- Acts 12:16-20
- Acts 12:16 (KJB)
- But Peter continued knocking: and when they had opened the door,
and saw him, they were astonished.
- Astonished - Amazed or astounded
- Peter had continued to knock and finally some of them had gone to the
door and saw Peter standing there, and their initial response was amazement.
Instead of realizing that they were praying for his release and that God had
answered their prayer, they basically prayed with an unbelieving heart.
Should not they have expected Peter to be released in response to their
prayers? (2 Tim 2:13 KJV) If we believe not, yet he abideth
faithful: he cannot deny himself. Many times God
overrides our unbelief because of His perfect faithfulness.
- Acts 12:17 (KJB)
- But he, beckoning unto them with the hand to hold their peace,
declared unto them how the Lord had brought him out of the prison. And he
said, Go show these things unto James, and to the brethren. And he departed,
and went into another place.
- Beckoning - To wave or signal with your hand
- They were so happy to see Peter that they had started making a little
joyful noise but Peter had quieted them because their loudness would have
summoned the soldiers and they could have re-arrested Peter. Then Peter
began to tell them how the Lord had freed him from the prison. The James in
view here was James the son of Alphaeus who had succeeded Peter as the
pastor of the church of Jerusalem. James the son of Zebedee was the James
which was put to death by Herod. Then after Peter had explained his release
to them, he had departed from them because he knew that the soldiers would
be out looking for him, so in order to prevent the Christians in Jerusalem
from being “complicit” in his escape, he did not tell them where he was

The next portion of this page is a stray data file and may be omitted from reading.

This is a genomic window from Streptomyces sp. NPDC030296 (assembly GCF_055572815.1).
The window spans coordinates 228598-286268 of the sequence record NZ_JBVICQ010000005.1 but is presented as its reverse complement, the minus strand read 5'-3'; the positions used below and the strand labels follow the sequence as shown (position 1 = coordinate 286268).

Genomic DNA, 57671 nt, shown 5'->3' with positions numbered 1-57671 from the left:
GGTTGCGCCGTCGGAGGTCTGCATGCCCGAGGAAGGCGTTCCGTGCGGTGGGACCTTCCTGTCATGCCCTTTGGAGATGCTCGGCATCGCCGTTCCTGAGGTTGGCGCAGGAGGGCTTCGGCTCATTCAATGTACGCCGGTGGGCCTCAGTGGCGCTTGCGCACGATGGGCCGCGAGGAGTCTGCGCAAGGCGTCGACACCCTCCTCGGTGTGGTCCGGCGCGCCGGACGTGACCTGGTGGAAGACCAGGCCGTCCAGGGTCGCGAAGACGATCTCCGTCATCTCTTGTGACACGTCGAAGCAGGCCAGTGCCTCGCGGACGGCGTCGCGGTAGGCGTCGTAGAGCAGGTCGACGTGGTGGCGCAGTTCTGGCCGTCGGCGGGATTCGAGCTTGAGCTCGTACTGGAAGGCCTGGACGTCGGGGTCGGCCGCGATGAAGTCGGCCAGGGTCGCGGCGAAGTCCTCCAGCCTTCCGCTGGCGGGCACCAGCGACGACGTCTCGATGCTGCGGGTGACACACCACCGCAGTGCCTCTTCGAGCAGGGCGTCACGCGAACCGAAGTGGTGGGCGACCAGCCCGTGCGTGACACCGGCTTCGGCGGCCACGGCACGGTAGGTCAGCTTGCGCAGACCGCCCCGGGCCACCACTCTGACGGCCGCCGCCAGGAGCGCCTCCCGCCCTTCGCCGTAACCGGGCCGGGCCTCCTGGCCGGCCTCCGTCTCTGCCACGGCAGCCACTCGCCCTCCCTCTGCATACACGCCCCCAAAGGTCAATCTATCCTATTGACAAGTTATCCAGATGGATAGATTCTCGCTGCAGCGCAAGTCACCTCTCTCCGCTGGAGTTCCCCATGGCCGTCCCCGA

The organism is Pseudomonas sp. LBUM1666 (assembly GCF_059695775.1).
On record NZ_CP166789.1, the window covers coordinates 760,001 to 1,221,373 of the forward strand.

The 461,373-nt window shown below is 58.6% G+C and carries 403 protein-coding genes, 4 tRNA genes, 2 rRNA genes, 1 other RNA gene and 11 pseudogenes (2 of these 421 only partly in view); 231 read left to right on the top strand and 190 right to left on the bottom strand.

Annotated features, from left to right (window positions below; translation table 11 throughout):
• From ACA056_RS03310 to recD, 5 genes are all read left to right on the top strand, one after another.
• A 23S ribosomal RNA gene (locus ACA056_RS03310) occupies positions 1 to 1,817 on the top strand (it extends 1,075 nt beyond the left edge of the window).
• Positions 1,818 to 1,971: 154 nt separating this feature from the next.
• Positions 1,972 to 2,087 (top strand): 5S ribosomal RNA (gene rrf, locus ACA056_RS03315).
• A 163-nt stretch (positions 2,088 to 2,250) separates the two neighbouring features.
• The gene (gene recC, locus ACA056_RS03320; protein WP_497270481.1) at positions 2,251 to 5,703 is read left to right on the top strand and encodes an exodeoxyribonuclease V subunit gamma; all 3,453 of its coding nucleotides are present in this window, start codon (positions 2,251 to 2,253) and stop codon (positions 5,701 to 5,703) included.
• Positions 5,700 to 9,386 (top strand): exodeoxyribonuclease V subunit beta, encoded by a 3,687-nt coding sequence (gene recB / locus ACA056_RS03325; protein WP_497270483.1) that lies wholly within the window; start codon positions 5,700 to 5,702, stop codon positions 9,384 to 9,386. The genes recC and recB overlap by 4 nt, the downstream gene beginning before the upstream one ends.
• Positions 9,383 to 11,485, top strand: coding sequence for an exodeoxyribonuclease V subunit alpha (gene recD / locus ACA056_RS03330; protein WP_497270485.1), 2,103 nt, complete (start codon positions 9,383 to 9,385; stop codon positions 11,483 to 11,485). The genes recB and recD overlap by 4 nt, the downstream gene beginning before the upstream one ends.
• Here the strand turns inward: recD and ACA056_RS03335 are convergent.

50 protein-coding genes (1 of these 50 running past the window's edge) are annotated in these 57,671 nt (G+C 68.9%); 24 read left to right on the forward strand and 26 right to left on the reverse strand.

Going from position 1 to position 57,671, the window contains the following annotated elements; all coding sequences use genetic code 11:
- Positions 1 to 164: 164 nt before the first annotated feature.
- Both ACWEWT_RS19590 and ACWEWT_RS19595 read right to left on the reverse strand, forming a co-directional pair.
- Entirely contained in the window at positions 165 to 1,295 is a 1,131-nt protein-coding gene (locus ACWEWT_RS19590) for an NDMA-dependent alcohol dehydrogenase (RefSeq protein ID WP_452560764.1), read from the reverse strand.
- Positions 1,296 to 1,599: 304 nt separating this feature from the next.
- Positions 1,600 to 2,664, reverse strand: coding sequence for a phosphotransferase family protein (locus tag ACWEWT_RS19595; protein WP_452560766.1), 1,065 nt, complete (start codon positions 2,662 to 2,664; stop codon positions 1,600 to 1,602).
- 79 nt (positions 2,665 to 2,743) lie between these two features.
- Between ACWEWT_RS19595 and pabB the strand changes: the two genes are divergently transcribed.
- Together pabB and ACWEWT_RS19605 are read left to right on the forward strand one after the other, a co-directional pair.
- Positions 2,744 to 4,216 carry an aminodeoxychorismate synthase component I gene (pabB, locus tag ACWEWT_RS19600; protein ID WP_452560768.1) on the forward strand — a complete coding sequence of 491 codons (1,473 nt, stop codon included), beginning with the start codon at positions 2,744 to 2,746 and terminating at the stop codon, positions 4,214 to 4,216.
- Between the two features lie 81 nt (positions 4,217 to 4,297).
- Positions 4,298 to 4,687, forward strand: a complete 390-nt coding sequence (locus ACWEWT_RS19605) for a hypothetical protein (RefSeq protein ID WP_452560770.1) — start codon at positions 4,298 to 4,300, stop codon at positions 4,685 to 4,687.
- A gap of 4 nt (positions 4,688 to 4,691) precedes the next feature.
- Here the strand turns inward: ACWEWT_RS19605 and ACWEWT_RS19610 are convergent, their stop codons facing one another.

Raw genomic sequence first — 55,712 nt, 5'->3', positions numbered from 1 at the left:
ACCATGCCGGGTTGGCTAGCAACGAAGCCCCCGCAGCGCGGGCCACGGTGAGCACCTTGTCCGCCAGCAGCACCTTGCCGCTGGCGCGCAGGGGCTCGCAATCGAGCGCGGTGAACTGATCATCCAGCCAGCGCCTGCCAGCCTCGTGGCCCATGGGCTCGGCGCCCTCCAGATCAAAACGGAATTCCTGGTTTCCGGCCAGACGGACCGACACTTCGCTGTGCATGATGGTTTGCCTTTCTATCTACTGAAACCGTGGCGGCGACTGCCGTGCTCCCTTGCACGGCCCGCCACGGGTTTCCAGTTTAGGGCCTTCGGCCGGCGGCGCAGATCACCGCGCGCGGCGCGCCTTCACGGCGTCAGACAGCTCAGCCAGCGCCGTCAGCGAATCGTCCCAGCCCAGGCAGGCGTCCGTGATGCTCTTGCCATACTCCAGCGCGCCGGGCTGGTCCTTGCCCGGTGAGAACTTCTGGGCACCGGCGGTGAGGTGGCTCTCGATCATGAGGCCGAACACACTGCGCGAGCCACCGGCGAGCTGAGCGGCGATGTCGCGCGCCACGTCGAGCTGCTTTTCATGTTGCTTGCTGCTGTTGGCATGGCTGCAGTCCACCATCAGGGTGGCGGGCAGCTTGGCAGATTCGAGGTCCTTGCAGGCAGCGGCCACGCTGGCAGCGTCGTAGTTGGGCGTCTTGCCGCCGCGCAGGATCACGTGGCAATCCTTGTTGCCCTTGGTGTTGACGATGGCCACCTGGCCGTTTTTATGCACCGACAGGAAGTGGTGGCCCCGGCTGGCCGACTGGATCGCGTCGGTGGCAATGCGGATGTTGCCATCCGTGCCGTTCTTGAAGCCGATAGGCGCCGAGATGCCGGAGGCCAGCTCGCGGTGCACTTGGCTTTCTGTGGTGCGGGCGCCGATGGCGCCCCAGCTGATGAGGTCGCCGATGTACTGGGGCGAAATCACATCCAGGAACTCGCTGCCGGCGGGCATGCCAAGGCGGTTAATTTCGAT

going. This prevented any guilt on the part of these believers.
- Acts 12:18 (KJB)
- Now as soon as it was day, there was no small stir among the
soldiers, what was become of Peter.
- Stir - Confusion or consternation
- It looks like the soldiers had slept till day thus giving Peter a good
head start. The fact that he was chained between two soldiers, two were
outside the cell and others were placed on the perimeter of the jail had
caused much stir among the soldiers because they could not understand how he
could have gotten free. Even if the soldiers had fallen asleep, Peter was
still chained to the two inside the cell which means if he would have
escaped, he would have had to drag two big soldiers behind him. This
situation had definitely caused a mystery among the soldiers.
- Acts 12:19 (KJB)
- And when Herod had sought for him, and found him not, he examined the
keepers, and commanded that they should be put to death. And he went
down from Judaea to Caesarea, and there abode.
- Herod had sent for Peter but the soldiers had come to him and stated
that Peter had escaped. Herod had examined the soldiers to get the full
story but this would have been an embarrassment to Herod, so to save face he
ordered that the guards be led away to death. According to Roman law, if
someone is guarding a condemned prisoner and that prisoner escapes, then the
guard was to take the place of the condemned man and be executed in his
place. It was called the “Code of Justinian.” Herod no doubt felt disgraced
by the whole situation, that he left Judaea and had gone to Caesarea which
was the provincial capital on the seacoast. He never returned to Judaea.
- Acts 12:20 (KJB)
- And Herod was highly displeased with them of Tyre and Sidon: but they
came with one accord to him, and, having made Blastus the king's chamberlain
their friend, desired peace; because their country was nourished by the
- Caesarea was just a little bit south of the border with Phoenicia where
Tyre and Sidon were located. Apparently there was some type of situation
going on that had raised the ire of Herod and maybe Herod wanted to attack
these two cities. He would not been allowed to do so because war between two
Roman provinces would be forbidden. So in order to mollify the situation,
representatives of the two cities came to Blastus, who was probably a
confidential adviser to Herod and they befriended him. They no doubt wanted
him to bring to Herod their case because they wanted to have peace and not a
state of war. Their country was not one for good agriculture, so they had to
get most of their food from Palestine. If Herod would have cut off their
food supply, then war would have come but the Romans would have intervened
and stopped it before it escalated. Peace for them was a matter of life and
death. Apparently the situation had been settled for there was no more
mention of it.